I am consistently delayed in writing the things I want to write, so it should come as no surprise when I give my post-jsconf reflection over a month after the event itself. That said, I really wanted to get these thoughts down, so I have decided to opt for better late than never.
These are points that I fully understood going into the conference, but it was actually at the conference, at Andrew Dupont’s “Everything is permitted” talk, where I had my epiphany and the last piece fell into place explaining why I love JavaScipt. I realized that community is somewhat of a language construct.
For context, when I graduated college I immediately jumped into .NET programing on a WinForms application. I’ve been working the same job and continue to work there to this day, though the work has shifted from installed applications towards web for me. As a developer on the Windows stack I have enjoyed an amazing IDE in Visual Studio where I can rename functions/variables throughout my application without batting an eye. I have benefited from an amazing and passionate local .NET community in Indianapolis that has inspired, mentored, and pushed me in my development. Still, in c#/vb, the code I wrote in my WinForms app was at worst making my little module worse so if I wrote bad code that was on me and on me alone.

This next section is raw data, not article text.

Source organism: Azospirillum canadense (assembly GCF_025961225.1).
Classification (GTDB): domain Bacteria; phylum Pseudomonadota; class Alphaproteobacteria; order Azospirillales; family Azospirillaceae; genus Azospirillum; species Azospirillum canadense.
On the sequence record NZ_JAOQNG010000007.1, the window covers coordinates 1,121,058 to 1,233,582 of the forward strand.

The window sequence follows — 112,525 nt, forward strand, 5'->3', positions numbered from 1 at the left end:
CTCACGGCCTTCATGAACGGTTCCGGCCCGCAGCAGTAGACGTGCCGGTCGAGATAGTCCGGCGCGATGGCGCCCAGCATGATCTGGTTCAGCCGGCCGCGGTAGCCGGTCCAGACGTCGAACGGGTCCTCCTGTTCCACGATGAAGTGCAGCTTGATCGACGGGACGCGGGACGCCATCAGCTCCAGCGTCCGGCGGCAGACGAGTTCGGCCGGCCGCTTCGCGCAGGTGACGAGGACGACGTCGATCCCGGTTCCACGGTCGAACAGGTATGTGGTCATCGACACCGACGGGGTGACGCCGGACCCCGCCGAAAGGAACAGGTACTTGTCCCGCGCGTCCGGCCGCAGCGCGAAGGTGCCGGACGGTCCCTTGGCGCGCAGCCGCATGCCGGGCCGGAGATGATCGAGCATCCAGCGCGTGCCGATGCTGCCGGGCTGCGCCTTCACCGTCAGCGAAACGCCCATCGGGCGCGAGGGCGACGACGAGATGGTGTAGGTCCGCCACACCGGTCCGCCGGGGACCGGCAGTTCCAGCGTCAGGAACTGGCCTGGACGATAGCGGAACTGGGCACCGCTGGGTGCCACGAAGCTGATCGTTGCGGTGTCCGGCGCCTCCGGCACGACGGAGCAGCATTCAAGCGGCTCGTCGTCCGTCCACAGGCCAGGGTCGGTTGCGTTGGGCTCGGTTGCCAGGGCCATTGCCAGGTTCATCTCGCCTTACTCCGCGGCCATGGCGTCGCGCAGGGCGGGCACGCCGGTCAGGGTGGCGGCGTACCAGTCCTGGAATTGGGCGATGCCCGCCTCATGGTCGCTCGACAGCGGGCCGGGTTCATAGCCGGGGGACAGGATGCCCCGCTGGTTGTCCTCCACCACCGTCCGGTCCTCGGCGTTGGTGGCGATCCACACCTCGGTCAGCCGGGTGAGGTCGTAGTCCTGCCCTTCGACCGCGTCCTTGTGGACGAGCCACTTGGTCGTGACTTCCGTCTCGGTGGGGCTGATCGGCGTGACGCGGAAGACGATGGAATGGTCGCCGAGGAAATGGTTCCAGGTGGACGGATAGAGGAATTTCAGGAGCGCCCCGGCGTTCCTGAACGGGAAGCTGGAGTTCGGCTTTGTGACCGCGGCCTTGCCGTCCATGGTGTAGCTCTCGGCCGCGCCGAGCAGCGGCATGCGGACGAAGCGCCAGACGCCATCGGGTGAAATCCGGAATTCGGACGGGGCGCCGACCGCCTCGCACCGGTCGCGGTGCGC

Normally, when you see that in the same post as “c#” and “js,” it’s in a rant, but I love it. I think it’s beautiful that the flexibility of the language requires you to be mindful of those you will affect. This is where Zakas’s famous “don’t touch what you don’t own” rule came into contention as Andrew argued we should frame the community mindset in terms of social polite and impolite actions instead of moral right and wrong actions. These objects are shared and social norms have proven to be effective ways to manage shared property.
So there I sat, mind blown by this context switch when Mary Rose Cook got up to talk. Her talk began as a deep dive into the world of a game developer and ended as a beautiful story about code as art. Normally, when we engineers take on a project, we start by researching similar implementations and best practices, but she wanted to approach this personal project through a more intimate process of discovery. She even likened it to lovers discovering how to make love- a metaphor I found remarkably beautiful. From that point, she shared an anecdote where the interaction between her code and her life moved her to write a song. She also shared how she solved a hard problem in her game while partaking in this particular drink she loves and how now that drink is forever tied to that piece of her code and vice versa. It was a story of totally putting yourself into your work and discovering your work in yourself. Ahh, it was just amazing and you should watch out for the video when it’s posted.
And then the closing party came. We were told we were supposed to try Voodoo doughnuts when we were in Portland, so I was amused to learn they were being featured at the party. We had to get up before 5am the next morning to catch our flight, so we didn’t shut the party down. Still, when Laura was walking around and asked Kathryn and myself to get the dancing going, we delivered, as we always do. So that’s the quick wrapup. There were many other interesting frameworks released, tools discussed, and people met as well. It’s such a great conference, and I am so glad I was able to go this year.